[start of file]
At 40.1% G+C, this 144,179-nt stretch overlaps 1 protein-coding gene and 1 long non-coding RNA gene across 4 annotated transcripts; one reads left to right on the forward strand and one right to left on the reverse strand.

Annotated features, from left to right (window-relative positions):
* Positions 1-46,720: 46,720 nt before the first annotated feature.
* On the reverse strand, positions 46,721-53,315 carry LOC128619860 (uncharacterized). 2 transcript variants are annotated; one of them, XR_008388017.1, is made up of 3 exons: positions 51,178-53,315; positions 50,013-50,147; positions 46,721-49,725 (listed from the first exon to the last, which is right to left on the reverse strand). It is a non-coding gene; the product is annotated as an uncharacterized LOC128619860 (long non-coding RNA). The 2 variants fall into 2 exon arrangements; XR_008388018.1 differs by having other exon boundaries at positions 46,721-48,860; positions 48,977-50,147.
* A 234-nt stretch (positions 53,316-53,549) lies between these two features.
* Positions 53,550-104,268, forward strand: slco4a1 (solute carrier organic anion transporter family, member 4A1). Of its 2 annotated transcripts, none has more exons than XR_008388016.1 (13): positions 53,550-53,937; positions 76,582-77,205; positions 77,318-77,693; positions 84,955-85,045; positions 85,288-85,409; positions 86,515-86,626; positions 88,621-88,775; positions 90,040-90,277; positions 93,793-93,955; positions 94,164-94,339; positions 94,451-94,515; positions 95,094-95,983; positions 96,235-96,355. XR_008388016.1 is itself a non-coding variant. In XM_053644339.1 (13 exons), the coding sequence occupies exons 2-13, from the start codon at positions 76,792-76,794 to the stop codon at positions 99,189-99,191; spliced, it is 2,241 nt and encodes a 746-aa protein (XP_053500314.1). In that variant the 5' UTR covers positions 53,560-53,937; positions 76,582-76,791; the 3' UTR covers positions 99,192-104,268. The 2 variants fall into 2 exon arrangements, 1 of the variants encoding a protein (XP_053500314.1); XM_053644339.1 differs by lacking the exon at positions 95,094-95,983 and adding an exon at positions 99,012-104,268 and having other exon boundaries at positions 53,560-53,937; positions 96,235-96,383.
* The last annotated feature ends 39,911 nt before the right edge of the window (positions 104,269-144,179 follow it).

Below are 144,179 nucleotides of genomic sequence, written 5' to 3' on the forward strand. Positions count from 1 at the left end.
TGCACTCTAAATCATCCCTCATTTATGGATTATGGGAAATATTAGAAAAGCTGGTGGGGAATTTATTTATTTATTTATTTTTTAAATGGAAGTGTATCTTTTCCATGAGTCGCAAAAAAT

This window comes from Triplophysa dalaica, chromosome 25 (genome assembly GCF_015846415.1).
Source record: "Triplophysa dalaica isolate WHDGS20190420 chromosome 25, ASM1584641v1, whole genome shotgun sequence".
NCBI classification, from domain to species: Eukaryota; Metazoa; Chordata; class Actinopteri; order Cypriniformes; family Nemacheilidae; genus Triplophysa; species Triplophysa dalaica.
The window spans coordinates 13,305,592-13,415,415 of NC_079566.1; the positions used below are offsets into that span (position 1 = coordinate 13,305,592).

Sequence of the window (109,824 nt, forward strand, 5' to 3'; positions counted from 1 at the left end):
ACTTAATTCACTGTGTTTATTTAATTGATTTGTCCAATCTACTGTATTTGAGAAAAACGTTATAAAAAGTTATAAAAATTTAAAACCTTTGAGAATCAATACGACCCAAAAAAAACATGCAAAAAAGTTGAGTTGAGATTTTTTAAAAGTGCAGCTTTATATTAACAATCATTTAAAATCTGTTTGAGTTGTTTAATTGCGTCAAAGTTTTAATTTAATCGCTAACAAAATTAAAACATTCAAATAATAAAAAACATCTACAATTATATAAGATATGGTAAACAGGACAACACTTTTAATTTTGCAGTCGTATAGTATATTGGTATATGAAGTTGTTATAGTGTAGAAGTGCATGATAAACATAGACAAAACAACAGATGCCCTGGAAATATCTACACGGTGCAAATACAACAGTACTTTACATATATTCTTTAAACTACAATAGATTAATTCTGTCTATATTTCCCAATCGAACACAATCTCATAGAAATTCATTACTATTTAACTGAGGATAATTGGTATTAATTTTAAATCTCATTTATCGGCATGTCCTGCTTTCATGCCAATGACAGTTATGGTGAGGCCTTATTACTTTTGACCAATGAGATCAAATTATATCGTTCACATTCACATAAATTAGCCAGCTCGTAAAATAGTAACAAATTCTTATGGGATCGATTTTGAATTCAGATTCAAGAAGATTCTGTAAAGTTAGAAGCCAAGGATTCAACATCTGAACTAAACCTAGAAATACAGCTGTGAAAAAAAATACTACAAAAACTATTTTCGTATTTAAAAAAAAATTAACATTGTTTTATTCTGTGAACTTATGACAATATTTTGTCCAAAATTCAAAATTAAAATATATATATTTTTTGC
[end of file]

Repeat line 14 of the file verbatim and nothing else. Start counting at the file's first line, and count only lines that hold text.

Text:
Sequence of the window (109,824 nt, forward strand, 5' to 3'; positions counted from 1 at the left end):